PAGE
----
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Legality of Texas’ floating barrier on Rio Grande goes before full 5th Circuit appeals court


The full bench of the 5th U.S. Circuit Court of Appeals heard arguments Wednesday in a case involving a controversial effort by Texas to crack down on illegal immigration. The case involves a floating wall the state has installed on the Rio Grande to keep people from entering the country from Mexico.

Texas Gov. Greg Abbott ordered the installation of the 1,000-foot floating wall last summer as a part of Operation Lone Star, Abbott's border security initiative. At the district court level, attorneys for Texas invoked the argument that the Constitution allowed states to guard against "invasion," in this case by people migrating across the U.S.-Mexico border illegally. The lower court denied the self-defense argument.

Arguing before the 5th Circuit, attorneys for both Texas and the U.S. Department of Justice largely focused on the question of whether the floating barrier violates the Rivers and Harbors Appropriation Act of 1899. That law bans the creation of any obstruction of a navigable waterway unless approved by Congress and permitted by the Army Corps of Engineers.

"For most of its length and much of its storied history, the Rio Grande has been little more than a creek with an excellent publicist," said Lanora Pettit, the principal deputy solicitor general of Texas. "If the U.S. is right, then any body of water would be deemed navigable and thereby subject to federal jurisdiction."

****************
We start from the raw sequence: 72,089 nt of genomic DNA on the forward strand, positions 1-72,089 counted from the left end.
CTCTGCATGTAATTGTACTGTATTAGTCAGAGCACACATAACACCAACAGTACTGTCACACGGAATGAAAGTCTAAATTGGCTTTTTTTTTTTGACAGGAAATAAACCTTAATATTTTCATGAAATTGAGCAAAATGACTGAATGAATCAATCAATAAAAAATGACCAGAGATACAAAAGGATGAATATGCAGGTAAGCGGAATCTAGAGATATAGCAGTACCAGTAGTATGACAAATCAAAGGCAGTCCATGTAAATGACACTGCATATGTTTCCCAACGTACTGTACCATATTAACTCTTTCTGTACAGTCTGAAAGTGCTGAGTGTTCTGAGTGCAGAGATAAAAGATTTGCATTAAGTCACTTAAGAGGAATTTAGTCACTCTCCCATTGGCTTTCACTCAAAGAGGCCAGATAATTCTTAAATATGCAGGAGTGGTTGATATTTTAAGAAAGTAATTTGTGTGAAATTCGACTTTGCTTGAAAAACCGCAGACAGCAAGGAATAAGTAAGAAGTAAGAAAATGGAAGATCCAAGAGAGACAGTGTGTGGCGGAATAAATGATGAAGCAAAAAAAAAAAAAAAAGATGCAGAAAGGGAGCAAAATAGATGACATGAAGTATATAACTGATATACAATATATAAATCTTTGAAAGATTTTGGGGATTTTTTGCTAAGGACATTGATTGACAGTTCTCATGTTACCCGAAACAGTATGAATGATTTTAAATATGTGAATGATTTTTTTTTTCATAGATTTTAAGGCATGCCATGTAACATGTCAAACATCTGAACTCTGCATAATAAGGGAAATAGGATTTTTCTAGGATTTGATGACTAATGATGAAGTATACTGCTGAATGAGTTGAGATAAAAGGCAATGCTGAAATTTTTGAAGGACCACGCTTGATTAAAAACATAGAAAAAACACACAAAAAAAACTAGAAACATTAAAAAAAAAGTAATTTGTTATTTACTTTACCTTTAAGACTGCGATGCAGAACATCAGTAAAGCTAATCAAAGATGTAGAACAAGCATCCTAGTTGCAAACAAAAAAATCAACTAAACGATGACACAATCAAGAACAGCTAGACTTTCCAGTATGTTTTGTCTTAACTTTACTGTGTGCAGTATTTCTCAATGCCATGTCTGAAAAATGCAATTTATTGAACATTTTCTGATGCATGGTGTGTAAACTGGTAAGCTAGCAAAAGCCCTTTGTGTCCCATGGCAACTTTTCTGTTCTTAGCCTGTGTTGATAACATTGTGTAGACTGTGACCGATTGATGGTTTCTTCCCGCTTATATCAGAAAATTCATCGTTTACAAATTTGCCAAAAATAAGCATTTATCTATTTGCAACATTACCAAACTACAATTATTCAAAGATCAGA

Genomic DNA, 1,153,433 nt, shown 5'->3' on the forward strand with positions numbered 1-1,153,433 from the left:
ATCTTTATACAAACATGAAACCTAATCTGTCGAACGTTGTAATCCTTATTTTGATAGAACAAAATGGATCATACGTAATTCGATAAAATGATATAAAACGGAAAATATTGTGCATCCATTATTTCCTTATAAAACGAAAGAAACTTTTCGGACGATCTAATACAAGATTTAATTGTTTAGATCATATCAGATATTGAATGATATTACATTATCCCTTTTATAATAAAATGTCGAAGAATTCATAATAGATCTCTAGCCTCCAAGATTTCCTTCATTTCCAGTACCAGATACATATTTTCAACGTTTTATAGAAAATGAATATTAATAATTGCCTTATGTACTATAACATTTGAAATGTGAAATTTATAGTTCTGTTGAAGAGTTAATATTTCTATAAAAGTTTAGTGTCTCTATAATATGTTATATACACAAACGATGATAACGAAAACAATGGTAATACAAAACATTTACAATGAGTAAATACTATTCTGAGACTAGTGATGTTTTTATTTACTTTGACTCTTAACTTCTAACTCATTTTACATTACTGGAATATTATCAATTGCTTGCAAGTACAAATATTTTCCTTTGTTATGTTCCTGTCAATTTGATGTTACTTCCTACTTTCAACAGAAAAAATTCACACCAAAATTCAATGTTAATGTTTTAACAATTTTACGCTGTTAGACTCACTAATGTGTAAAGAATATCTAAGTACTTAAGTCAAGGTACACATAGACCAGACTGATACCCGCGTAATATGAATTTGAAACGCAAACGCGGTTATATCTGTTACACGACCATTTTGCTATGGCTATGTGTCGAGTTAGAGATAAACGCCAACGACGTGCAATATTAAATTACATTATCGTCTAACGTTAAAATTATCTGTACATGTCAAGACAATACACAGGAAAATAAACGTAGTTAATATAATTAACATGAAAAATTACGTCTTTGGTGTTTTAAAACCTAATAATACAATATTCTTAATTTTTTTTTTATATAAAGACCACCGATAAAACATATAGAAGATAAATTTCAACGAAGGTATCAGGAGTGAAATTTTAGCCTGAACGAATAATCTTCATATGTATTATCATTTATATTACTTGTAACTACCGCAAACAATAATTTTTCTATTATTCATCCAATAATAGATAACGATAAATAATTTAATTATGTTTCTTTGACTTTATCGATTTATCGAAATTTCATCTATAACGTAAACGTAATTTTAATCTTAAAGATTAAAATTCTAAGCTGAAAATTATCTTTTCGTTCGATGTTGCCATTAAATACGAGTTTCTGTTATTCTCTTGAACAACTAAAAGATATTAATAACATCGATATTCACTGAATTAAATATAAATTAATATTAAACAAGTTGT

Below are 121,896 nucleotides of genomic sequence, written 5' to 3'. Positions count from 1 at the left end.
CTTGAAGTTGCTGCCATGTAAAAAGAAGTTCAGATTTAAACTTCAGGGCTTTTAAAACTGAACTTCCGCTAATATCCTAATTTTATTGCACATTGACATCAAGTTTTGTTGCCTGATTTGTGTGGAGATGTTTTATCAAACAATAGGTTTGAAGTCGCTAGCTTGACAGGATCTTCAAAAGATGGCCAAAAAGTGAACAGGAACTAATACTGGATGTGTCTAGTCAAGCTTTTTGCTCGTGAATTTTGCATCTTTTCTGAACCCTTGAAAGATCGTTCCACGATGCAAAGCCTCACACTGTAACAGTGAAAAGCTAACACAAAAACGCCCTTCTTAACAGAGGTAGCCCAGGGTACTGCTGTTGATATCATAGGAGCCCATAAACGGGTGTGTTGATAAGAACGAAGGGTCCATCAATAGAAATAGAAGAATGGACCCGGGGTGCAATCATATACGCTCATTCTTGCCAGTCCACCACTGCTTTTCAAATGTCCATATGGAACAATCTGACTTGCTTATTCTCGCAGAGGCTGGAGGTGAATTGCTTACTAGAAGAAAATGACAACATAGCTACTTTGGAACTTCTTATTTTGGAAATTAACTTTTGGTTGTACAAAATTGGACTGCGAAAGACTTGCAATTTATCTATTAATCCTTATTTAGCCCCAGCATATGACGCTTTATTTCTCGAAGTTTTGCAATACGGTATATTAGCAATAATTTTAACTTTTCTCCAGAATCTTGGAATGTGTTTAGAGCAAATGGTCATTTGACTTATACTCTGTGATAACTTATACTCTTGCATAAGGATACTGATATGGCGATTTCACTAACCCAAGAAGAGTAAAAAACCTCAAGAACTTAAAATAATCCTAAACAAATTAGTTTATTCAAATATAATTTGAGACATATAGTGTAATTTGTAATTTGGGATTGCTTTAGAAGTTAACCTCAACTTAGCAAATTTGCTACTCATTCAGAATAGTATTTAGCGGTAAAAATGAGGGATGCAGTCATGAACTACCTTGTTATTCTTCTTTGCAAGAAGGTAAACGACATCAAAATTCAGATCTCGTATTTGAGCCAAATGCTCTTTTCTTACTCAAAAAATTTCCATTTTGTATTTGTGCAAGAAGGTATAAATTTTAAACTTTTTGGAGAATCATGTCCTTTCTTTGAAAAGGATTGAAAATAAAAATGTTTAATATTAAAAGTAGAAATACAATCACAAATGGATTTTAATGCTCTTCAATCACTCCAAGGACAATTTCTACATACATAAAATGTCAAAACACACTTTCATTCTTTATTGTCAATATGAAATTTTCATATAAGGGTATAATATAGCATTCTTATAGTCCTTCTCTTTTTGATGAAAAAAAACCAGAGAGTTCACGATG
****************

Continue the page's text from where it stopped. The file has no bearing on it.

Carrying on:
Pettit argued that, for more than a century, the Rivers and Harbors Appropriation Act had been interpreted as applying only to waterways that, in their natural condition, "serves (as) the artery of interstate commerce across which trade or travel can be or is conducted."

That, she said, did not describe the Rio Grande, which is frequently dry over most of its length. The fact that it is not dry in the vicinity of Eagle Pass, where the floating barrier is located, is largely due to human intervention in the form of irrigation.

Pettit only briefly addressed the underlying argument Texas had made before the lower court.

"The federal government (told the district court) that a state must get a permission slip from Congress in order to take even temporary measures to protect its citizens from hostile entrants trying to enter its territory," she said. "Because the district court did so without even a showing of the harm to legitimate commercial shipping, its order is far from equitable and should be reversed."

Arguing for the Justice Department, attorney Michael Gray said the district court had ruled correctly that the Rio Grande was historically navigable, "the most prominent (reason) being ferry traffic, which is expressly foreign commerce conducted on the river by floating structures, boats. That foreign commerce is sufficient to bring the area within Congress's power."

While Abbott and other Texas officials have attacked the administration of President Joe Biden for failing to secure the border, Gray went into some detail about how the floating wall itself interfered with the U.S. Border Patrol performing its functions.

"The Border Patrol is on the river basically every day," Gray said, noting that, between 2018 and 2023, the Border Patrol had conducted 249 rescues on the Rio Grande. "There was evidence here that any obstruction to the river, including this obstruction could impair response times of the Border Patrol as the Border Patrol does rescues on the river."